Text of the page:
Yesterday afternoon, I received a telephone call from what is known locally as an “Old Ag.” An Old Ag is a former student of Texas A&M, and more especially a former student of riper years who is troubled by what he sees happening at his dear old alma mater. This particular Old Ag was troubled by the recent ruction over the statue of Sol Ross, for which he feels affection, and by the simultaneous enthusiasm for the proposed statue of Matthew Gaines, of whom he had never heard. In an effort to learn something about Gaines, this Old Ag did some reading and stumbled upon my recent post about the short and colorful career of the former Texas Senator and slave. Continue reading
Eric Voegelin (1901 – 1985), In Search of Order (Opus Posthumous, 1987): In Search of Order followed the fourth volume of Order and History, or The Ecumenic Age, by thirteen years; and The Ecumenic Age followed the second and third volumes, The World of the Polis and Plato and Aristotle, by seventeen years. The first volume of the tetralogy, Israel and Revelation, appeared in 1956, but Voegelin commenced Order and History when he abandoned his multi-volume History of Political Ideas in the early 1950s, so that the former had its taproot in a decade of research. Order and History resists summary. In the most general terms, it explores the hypothesis that civilizational development is inseparable from two other processes: The unfolding of consciousness from mythic compactness to philosophical articulation and the “pneumopathological” resistance that constantly dogs civilization’s quest for the Logos. While Voegelin left In Search of Order unfinished, the completed portion possesses integrity. It includes a comparative reading of two works that no one else ever bracketed for contrapuntal analysis: Hesiod’s Theogony, an Eighth-Century BC genealogy of the divine order, and Georg Wilhelm Friedrich Hegel’s Phenomenology of the Spirit (1807), which attempts to frame History and thereby to make of Hegel’s authorship History’s consummation. Voegelin’s opening chapter meditates on the paradox of beginnings, posing the question, “Where does the beginning begin?” Consciousness, Voegelin argues, necessarily initiates every task with recollection. This sentence thus depends on a previous one even if it commences the essay. It depends on the English language, which depends on its foretongues. Speculation reaches only so far. Whereas at some moment language exists, in the previous moment it existed not; but what existed then was not nothing. The barrier to knowledge remains impassable, however, because, as Voegelin writes, “the men who were present [at the origin of language] left no record of the event but language itself.”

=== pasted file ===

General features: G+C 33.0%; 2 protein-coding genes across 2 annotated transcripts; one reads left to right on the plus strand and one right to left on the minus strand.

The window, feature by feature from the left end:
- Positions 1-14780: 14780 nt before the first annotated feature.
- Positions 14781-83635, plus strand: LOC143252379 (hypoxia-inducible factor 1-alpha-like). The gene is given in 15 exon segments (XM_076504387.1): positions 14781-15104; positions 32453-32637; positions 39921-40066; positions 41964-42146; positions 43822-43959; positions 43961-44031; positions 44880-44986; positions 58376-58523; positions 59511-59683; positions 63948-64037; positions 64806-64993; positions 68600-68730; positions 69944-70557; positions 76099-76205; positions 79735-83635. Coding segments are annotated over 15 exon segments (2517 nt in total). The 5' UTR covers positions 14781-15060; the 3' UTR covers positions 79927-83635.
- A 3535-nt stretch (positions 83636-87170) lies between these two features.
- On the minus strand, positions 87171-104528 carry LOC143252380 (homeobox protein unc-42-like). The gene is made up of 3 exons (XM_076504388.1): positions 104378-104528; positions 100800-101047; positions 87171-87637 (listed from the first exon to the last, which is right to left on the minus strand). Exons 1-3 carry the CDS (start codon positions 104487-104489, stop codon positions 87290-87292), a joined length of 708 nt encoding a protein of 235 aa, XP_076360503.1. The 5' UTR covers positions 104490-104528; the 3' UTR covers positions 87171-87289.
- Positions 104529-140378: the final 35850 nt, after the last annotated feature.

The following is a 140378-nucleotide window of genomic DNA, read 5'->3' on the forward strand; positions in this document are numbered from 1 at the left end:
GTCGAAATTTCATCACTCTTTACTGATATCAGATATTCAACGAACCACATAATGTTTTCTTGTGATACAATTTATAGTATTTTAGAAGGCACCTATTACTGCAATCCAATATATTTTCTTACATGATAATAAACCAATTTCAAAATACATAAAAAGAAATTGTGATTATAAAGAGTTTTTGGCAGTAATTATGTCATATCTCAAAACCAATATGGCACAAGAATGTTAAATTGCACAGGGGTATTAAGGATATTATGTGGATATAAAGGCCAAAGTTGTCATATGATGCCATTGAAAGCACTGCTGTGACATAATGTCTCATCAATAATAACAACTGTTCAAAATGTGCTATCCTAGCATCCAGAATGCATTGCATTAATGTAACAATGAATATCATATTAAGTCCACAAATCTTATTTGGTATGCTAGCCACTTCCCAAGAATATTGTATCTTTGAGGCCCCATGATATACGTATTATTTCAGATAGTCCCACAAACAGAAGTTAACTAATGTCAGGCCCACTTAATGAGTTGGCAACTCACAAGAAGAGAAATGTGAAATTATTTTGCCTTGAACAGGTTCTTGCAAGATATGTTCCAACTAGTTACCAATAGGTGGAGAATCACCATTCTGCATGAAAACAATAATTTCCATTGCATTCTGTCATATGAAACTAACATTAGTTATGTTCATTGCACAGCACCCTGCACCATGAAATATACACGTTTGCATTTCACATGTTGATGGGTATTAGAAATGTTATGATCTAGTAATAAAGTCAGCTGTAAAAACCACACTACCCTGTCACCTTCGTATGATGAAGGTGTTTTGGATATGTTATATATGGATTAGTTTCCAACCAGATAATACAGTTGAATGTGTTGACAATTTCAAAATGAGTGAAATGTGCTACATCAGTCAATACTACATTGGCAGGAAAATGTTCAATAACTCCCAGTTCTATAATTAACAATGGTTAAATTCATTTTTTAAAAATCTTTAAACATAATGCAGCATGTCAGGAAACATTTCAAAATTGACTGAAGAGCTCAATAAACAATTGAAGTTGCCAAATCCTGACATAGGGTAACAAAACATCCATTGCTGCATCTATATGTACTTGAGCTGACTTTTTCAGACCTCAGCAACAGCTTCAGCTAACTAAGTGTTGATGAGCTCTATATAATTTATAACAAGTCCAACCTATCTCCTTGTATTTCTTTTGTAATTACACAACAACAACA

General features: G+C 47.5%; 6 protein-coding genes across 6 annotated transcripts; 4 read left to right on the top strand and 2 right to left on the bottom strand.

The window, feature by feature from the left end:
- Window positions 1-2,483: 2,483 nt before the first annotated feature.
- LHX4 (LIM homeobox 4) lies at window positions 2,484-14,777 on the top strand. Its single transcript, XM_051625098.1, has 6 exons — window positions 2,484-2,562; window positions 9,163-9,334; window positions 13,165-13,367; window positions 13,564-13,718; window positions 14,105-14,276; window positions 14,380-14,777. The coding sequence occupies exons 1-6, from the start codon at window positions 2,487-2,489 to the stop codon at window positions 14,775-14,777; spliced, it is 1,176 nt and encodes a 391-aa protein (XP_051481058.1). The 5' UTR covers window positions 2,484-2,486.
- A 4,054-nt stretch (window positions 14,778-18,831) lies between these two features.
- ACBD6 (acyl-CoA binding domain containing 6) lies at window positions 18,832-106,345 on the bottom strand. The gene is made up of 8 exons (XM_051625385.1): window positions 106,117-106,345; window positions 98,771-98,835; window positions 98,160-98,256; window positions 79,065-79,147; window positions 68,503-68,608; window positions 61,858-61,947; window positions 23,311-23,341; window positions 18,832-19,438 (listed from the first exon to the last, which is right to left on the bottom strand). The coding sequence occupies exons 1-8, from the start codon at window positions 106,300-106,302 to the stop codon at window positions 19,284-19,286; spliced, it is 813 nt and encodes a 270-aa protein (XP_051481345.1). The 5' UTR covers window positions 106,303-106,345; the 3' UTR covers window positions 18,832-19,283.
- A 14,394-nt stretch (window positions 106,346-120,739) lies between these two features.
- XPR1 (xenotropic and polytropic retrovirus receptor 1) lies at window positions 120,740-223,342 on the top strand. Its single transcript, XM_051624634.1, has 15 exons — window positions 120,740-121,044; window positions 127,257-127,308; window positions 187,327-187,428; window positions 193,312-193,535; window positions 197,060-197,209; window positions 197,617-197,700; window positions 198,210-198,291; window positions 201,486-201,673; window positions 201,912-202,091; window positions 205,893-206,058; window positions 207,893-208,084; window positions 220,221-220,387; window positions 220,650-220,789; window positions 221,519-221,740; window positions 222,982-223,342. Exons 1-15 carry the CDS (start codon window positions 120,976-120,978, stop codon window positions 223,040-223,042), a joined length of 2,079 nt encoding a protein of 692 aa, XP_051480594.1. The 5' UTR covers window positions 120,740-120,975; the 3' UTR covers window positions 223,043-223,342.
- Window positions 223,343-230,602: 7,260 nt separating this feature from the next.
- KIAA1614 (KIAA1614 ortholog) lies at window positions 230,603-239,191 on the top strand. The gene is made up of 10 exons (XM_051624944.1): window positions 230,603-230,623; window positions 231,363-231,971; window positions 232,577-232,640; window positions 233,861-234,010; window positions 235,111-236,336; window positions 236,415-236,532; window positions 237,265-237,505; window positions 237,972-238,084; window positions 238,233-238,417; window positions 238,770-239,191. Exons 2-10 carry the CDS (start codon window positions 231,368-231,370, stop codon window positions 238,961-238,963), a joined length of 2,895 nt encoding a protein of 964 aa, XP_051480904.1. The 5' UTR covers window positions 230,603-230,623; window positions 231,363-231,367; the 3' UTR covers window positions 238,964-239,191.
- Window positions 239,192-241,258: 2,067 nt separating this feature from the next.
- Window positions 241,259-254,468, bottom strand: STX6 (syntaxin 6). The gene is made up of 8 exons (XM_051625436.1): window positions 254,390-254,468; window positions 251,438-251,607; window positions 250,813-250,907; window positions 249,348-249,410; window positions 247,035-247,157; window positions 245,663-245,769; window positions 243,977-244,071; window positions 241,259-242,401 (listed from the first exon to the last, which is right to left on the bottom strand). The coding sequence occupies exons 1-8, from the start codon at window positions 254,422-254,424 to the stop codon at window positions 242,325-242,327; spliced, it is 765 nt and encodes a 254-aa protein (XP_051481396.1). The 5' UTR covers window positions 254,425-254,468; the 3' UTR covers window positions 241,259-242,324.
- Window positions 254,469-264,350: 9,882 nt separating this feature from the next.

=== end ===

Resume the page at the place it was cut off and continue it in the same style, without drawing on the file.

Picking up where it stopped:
When postmodern academics use the word ‘theory,’ they mean something very different than an ancient philosopher or modern scientist mean by that word. For an ancient philosopher, the theoretic life was a life of detachment from the passionate hurly-burly of human striving. Lucretius described it as the Ivory Tower. For a modern scientist, a theory is an explanation that has been confirmed by experiment. The ‘theory’ of a postmodern academic is also an explanation, but unlike the theory of a modern scientist, it is an explanation validated by the benefits of acting as if the explanation were true. Continue reading
The lady in the mask was back in my mailbox yesterday, undeterred, it seems, by the impertinent remarks I made after her last visit. Far from cutting me for mocking her Juneteenth posturing, she now addresses me by my first name and declares that she is grateful that I am on her team. She is, to be sure, begging for money, and we know that beggars cannot be over-particular, but I take this as an example of the broadminded magnanimity liberals so often remind us they possess in such great abundance. Continue reading
Oswald Spengler (1880 – 1936), the German historian and philosopher, devotes a suite of three chapters (VII, VIII, and IX) in his Decline of the West, Volume II (1922), to what he calls “The Problems of the Arabian Culture.” The third of these chapters, “Pythagoras, Mohammed, Cromwell,” explores the parallelisms that, in Spengler’s view, and in his use of the word, make these figures “contemporary” with one another. The same chapter also contains Spengler’s analysis of Puritanism, but not strictly in the sense of Calvinist doctrine although he includes Calvinism in his discussion. Spengler views Puritanism as an inevitable phase of religion, one of doctrinal hardening and literalism in which a totalitarian impulse predominates. Puritanism has manifested itself in all the Great Cultures, as Spengler calls them, such as the Chinese, the Classical, and the Gothic. By “The Problems of Arabian Culture” Spengler does not mean to confine himself to a history of Monophysitism or Islam although these come under his three-chapter remit. Spengler subsumes “Arabian Culture” under the larger category of “Magian Culture,” which embraces both Arabia Felix and Arabia Deserta but reaches far beyond them to aspects of the late Persian and Syriac societies, to the Hellenism of Alexandria, and even to the Iconoclastic centuries of Byzantium. The term Magian also reaches back in time to the late stages of Mesopotamian society. For Spengler, St. Augustine shares rather more with Islamic theology than he does, say, with St. Thomas and the Scholastics. For Spengler, the Hagia Sophia of Constantinople anticipates the mosque. To understand the chapter-sequence on “The Problems of Arabian Culture,” however, requires that Spengler’s often shocking and sometimes counter-intuitive pronouncements, like the ones just mentioned, take their place among the over-arching assumptions of The Decline.